Here are Mark Cullen’s top six birdseed-producing plants, plus tips for growing them in your garden.
1. Purple coneflowers (Echinacea sp.)
Purple coneflower is a native plant that native peoples used to help boost their immune system long before Europeans arrived on our shores 500 years ago. Everyone, it seems, has tried an echinacea tincture as prevention to colds and the flu. I know that I have.
The fact is, purple coneflower is very easy to grow in a sunny position. It is a reliably winter-hardy perennial up to Zone 4 (Ottawa/Montreal) and does not have a lot of cultural needs. I have 50 of them growing on my property, and they do not get watered, ever. I don’t have to control insects or diseases. They bloom from mid-July through September.
You can cut them while in bloom and bring them indoors, to beat the band. Here is the kicker: the seed heads attract small songbirds like finches, nuthatches and black-capped chickadees. My echinacea “plantation” attracts birds from late fall through winter, until all of the seed heads have been foraged seedless by the birds.
2. Maiden grass (Miscanthus sinensis sp.)
Maiden grass is another songbird magnet late in the season. I have two large beds of this plant, about 1.8 metres (70 inches) all, which I allow to stand all winter long, about three metres (10 feet) high. After a summer of slowly emerging from the soil, they mature into clumps of seed-heavy plumes. They stand tall even after a deep snowfall, and birds forage through them right up until the spring thaw, when other feeding options present themselves.
If you have ornamental grasses in your garden, do not cut them down come fall; rather, let them stand for the birds. If you don’t have any grasses in your garden, you’ll have to be patient until fall, which is the perfect time of year to plant some. The selection at garden retailers at that time of year is generally good, and you will see exactly what you are buying, as they have had all summer to mature. Hardy to Zone 3.
3. Black-eyed Susan (Rudbeckia sp.)
Who doesn’t just love this plant? It blooms for up to 12 weeks beginning in midsummer, butterflies and honeybees enjoy the nectar and pollen while it is in bloom, and when it finishes blooming it produces prodigious quantities of seeds that many foraging songbirds enjoy late into the fall and winter. Requires sun. Hardy to Zone 3.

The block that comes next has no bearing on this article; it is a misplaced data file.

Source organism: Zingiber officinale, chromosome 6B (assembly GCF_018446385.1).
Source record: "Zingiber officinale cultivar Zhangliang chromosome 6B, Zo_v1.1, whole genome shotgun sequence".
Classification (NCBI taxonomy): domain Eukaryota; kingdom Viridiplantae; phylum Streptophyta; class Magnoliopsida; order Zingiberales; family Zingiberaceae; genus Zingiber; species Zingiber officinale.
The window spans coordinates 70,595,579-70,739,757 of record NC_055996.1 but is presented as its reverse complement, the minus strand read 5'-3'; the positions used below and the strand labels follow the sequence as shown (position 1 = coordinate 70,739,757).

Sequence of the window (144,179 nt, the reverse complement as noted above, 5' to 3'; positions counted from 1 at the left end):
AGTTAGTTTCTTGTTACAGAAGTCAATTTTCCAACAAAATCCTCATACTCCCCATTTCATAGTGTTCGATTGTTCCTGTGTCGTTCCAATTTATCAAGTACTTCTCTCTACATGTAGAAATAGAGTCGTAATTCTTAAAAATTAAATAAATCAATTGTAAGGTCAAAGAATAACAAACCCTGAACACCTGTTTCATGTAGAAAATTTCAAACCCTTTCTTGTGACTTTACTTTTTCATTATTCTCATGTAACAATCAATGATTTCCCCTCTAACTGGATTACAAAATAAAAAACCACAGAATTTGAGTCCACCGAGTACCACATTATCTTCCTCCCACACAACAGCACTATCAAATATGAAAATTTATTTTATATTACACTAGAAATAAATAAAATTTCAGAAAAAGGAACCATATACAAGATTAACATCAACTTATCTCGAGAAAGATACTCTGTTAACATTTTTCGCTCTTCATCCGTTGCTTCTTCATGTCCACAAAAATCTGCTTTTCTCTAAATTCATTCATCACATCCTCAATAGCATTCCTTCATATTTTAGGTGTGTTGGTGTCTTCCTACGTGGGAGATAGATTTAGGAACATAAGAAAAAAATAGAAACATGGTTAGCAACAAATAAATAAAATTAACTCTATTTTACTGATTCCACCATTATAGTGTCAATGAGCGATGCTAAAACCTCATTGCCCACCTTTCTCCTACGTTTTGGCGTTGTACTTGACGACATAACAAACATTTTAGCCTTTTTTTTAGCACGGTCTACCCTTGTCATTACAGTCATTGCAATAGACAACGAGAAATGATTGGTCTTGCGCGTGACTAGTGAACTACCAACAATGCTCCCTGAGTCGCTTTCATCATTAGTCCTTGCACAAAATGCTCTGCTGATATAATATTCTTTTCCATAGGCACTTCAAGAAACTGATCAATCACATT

Choose between the perennial helianthus, which you can plant early in spring, and the annual heliopsis, which you sow directly in the soil in spring. Personally, I prefer the traditional annual sunflower that produces a bright face surrounded by bright yellow petals. Sunflowers dominate my garden from early summer into late fall. I let them mature in situ, and I enjoy watching the bees forage like mad while the flowers bloom, and the songbirds pick away at the mature seeds in September and October. To see a mother finch teaching her young fledglings how to forage a sunflower is an education in itself. Bring the kids along and note how a sunflower follows the sun during the day, turning as the earth turns on its axis, to face the sun.
Perennial sunflowers are not nearly as much fun, but they are a reliable perennial and that is a bonus. Most varieties grow to about 60 cm (23.6 inches), and all of them require full sun for the best performance. While shopping for helianthus, be sure to ask for varieties that produce seeds, not the hybridized cultivars that have had seed production bred out of them. They bloom for several weeks beginning in midsummer.
Serviceberry is a native plant that attracts cedar waxwings midsummer (and the occasional red squirrel, in my experience).
6. Crabapple shrubs
Crabapples tend to hold their fruit until mid-to-late winter or early spring when the softened “apples” are attractive to birds like cedar waxwings, blue jays and cardinals.
Crabapples and serviceberry (see above) are winter-hardy shrubs that can mature into small trees. Both produce a great show of bloom early in spring, attracting bees and other pollinators.
Mark Cullen is an expert gardener, author, broadcaster and tree advocate
and holds the Order of Canada. His son, Ben, is a fourth-generation
urban gardener and a graduate of the University of Guelph and Dalhousie
University in Halifax. Follow them at markcullen.com, @MarkCullen4
(Twitter) and @markcullengardening (Facebook) and look for their latest book, Escape to Reality.
Follow them at markcullen.com, @MarkCullen4, facebook.com/markcullengardening and biweekly on Global TV’s national morning show, The Morning Show.